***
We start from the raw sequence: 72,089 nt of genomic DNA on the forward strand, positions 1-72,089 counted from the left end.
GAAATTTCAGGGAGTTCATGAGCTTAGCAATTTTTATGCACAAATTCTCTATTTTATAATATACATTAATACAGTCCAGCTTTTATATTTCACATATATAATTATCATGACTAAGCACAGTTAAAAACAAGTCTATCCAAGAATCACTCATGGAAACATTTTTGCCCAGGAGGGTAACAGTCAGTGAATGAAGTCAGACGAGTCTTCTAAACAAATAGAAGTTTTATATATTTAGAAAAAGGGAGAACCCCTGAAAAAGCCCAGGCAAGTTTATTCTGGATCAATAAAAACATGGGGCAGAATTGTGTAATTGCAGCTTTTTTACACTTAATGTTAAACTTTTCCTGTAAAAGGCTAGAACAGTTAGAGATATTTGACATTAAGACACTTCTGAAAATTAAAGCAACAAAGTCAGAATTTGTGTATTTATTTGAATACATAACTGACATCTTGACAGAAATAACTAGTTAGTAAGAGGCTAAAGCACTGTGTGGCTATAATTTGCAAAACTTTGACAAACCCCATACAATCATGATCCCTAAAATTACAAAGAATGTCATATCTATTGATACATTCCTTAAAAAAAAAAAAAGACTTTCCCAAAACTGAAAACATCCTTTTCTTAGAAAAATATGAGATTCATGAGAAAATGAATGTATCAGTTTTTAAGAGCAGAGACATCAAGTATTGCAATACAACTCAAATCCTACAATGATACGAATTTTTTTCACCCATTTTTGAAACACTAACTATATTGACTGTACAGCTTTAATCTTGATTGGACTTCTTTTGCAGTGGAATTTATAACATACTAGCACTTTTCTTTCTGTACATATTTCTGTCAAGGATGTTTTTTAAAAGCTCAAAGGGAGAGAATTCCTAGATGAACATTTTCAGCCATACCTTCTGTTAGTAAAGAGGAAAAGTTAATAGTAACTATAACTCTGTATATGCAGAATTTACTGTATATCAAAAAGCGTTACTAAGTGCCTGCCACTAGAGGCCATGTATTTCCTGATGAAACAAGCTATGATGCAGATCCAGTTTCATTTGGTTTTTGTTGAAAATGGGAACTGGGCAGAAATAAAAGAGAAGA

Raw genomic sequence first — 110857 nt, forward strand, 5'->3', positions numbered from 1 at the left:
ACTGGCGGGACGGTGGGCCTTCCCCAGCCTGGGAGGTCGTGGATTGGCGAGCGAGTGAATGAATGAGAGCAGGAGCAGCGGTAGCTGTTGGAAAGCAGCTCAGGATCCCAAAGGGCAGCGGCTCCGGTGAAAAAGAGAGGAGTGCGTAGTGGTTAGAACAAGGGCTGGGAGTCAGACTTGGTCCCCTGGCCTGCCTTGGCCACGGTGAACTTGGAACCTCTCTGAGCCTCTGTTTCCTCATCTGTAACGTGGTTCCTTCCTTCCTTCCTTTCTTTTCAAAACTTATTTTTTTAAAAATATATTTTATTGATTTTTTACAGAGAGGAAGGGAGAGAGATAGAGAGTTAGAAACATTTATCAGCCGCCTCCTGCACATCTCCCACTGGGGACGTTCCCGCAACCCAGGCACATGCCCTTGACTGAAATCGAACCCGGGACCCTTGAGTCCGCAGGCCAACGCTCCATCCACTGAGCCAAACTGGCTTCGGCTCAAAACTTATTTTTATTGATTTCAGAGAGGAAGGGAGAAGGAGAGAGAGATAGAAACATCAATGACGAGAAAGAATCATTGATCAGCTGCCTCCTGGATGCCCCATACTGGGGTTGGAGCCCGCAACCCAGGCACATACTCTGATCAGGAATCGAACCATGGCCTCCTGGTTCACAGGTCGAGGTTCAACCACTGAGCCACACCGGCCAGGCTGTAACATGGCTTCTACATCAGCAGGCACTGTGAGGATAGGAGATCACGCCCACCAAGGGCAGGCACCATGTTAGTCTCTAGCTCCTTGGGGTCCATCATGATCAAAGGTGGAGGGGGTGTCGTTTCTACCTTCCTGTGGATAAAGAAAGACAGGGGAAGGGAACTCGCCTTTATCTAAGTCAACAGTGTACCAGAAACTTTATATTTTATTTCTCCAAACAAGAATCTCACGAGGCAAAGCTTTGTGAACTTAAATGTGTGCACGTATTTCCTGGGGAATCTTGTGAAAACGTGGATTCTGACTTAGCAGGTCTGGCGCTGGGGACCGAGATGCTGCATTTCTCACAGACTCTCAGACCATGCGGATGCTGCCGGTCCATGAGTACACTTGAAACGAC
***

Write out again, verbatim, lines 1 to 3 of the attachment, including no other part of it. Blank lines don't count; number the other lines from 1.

We start from the raw sequence: 72,089 nt of genomic DNA on the forward strand, positions 1-72,089 counted from the left end.
GAAATTTCAGGGAGTTCATGAGCTTAGCAATTTTTATGCACAAATTCTCTATTTTATAATATACATTAATACAGTCCAGCTTTTATATTTCACATATATAATTATCATGACTAAGCACAGTTAAAAACAAGTCTATCCAAGAATCACTCATGGAAACATTTTTGCCCAGGAGGGTAACAGTCAGTGAATGAAGTCAGACGAGTCTTCTAAACAAATAGAAGTTTTATATATTTAGAAAAAGGGAGAACCCCTGAAAAAGCCCAGGCAAGTTTATTCTGGATCAATAAAAACATGGGGCAGAATTGTGTAATTGCAGCTTTTTTACACTTAATGTTAAACTTTTCCTGTAAAAGGCTAGAACAGTTAGAGATATTTGACATTAAGACACTTCTGAAAATTAAAGCAACAAAGTCAGAATTTGTGTATTTATTTGAATACATAACTGACATCTTGACAGAAATAACTAGTTAGTAAGAGGCTAAAGCACTGTGTGGCTATAATTTGCAAAACTTTGACAAACCCCATACAATCATGATCCCTAAAATTACAAAGAATGTCATATCTATTGATACATTCCTTAAAAAAAAAAAAAGACTTTCCCAAAACTGAAAACATCCTTTTCTTAGAAAAATATGAGATTCATGAGAAAATGAATGTATCAGTTTTTAAGAGCAGAGACATCAAGTATTGCAATACAACTCAAATCCTACAATGATACGAATTTTTTTCACCCATTTTTGAAACACTAACTATATTGACTGTACAGCTTTAATCTTGATTGGACTTCTTTTGCAGTGGAATTTATAACATACTAGCACTTTTCTTTCTGTACATATTTCTGTCAAGGATGTTTTTTAAAAGCTCAAAGGGAGAGAATTCCTAGATGAACATTTTCAGCCATACCTTCTGTTAGTAAAGAGGAAAAGTTAATAGTAACTATAACTCTGTATATGCAGAATTTACTGTATATCAAAAAGCGTTACTAAGTGCCTGCCACTAGAGGCCATGTATTTCCTGATGAAACAAGCTATGATGCAGATCCAGTTTCATTTGGTTTTTGTTGAAAATGGGAACTGGGCAGAAATAAAAGAGAAGA

Raw genomic sequence first — 110857 nt, forward strand, 5'->3', positions numbered from 1 at the left: